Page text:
Phenomenological methods are particularly effective at bringing to the fore the experiences and perceptions of individuals from their own perspectives. Adding an interpretive dimension to phenomenological research enables it to be used as the basis for practical theory and allows it to inform, support, or challenge policy and social action. Therefore, the Interpretative Phenomenological Analysis (IPA) by Smith, Jarman, and Osborn (1999) was adopted as a guideline for this analysis. This analysis advocates an idiographic approach, where the researcher engages in close textual analysis of transcripts before moving on to begin to look for commonalities between individuals. By this process, an idiographic, case-study approach is outlined, where the analysis slowly builds from the reading of individual cases to claims for a group. The aim of IPA is to explore in detail the participant’s view of the topic under investigation. Thus, the approach is phenomenological in that it is concerned with an individual’s personal perception or account of an object or event as opposed to an attempt to produce an objective statement of the object or event itself (Smith et al, 1999). Hence, the interpretation of the phenomena in this study is to provide insight into how, through the human situation, the phenomena of gender equality or inequalities come to have personal meaning, a lived-through significance that may not always be transparent to consciousness.
The actual data analysis began with verbatim transcription of the focus group discussion tapes. The audio-recorded tapes were played repeatedly and transcribed verbatim. After the transcription, time was spent reading through the transcripts a number of times and making notes of interesting or significant words, statements, and key words that captured the essence of the topic. In addition, connecting themes that reflect connections with previous sections of the interview were searched for and noted. I took notice of similarities and differences in themes about what the participants said and also took notice of similarities and differences in the themes from both the urban and rural groups. I made a list of all the emergent themes and ordered them coherently. This form of analysis involved a close interaction between the text, myself, and an attempt to understand what a particular participant was saying and at the same time drawing on my own interpretative resources. To introduce some order and form into the analysis, I decided to use the master-theme list from the first interview to begin the analysis of the second and the subsequent ones.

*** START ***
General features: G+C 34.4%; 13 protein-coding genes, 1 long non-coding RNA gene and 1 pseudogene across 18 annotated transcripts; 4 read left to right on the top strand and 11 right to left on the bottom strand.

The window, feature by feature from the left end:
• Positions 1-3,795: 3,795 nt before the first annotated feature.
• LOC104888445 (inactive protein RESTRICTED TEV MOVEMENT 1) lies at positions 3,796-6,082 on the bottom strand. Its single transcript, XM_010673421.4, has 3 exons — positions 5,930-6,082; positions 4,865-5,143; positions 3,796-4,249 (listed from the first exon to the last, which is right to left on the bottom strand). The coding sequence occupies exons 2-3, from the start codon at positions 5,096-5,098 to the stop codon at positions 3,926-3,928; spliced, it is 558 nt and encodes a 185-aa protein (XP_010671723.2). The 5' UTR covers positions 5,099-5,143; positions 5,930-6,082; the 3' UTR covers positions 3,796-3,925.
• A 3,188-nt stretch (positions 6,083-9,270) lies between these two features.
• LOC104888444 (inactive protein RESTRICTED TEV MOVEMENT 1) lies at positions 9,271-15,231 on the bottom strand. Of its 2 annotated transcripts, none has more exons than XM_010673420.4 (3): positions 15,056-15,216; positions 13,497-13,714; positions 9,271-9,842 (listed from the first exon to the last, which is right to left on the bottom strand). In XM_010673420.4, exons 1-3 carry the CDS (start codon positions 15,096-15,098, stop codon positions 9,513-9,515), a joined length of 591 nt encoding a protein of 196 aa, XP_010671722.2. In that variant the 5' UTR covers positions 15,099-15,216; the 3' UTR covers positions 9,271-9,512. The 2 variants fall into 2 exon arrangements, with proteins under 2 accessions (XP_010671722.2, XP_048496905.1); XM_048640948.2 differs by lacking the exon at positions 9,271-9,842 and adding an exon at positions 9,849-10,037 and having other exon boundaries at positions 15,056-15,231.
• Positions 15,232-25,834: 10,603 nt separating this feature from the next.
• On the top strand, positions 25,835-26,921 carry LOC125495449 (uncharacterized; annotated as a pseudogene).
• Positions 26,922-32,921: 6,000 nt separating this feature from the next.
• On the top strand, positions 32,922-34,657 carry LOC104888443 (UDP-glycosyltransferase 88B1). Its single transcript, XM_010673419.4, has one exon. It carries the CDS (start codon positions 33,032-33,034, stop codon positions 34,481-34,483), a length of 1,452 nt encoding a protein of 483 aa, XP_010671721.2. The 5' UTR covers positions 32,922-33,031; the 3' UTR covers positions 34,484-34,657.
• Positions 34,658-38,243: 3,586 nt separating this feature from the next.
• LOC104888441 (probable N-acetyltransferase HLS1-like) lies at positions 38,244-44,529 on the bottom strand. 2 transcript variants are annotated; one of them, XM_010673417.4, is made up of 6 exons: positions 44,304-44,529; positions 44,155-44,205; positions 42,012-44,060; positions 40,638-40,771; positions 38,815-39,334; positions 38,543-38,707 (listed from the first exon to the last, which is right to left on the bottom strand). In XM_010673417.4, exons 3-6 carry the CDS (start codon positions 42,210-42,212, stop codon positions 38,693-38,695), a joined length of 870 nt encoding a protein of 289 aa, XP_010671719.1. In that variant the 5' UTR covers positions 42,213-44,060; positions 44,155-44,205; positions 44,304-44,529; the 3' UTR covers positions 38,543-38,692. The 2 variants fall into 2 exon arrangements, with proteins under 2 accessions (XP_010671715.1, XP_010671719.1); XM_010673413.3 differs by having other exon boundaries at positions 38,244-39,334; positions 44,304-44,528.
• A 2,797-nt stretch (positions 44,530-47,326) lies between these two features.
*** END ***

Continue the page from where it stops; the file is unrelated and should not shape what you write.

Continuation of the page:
I looked for more instances of similar themes identified in the first group discussion in the remaining discussions and also identified new themes that came up as well. The next process was the arrangement of the related patterns into coherent clusters, and this made it possible to identify emergent common themes. The decision regarding the selection of the themes was guided by the rule of two confirmations and no contradiction (Miles & Huberman, 1994). This means that at least two responses from the participants confirmed the themes as essential lived experiences. The analytical discussions of the themes are supported with direct quotations from the participants’ narratives. Direct quotations reveal participants’ depth of emotions, their experiences, and their basic perceptions of the issue.
Credibility and Trustworthiness
For Moustakas (1994), establishing the truth of things begins with the researcher’s perception. He also discusses verification using informant feedback. In this study, verification was carried out mostly by discussing the findings with some of the participants in an informal group discussion, after the initial transcription was done. The transcripts were read and interpreted to four groups of the participants for their comments and views. Three urban groups and one rural group were selected and convened again for this member check. These participants were satisfied with the report and readily accepted it as their own ideas or as their authentic voices. Another technique used in establishing credibility of this study was peer review or peer debriefing. This process involved the discussion of the findings with the research assistants who assisted with the fieldwork. This peer review provided the opportunity for us to discuss some of the emerging themes, the plights, and the everyday struggles of the participants and ideas for future research projects.
The study identifies three main themes, which are (a) We are relegated to the background, (b) we face cultural, educational, and financial barriers, and (c) we occupy the lower positions in political parties.
We Are Relegated to the Background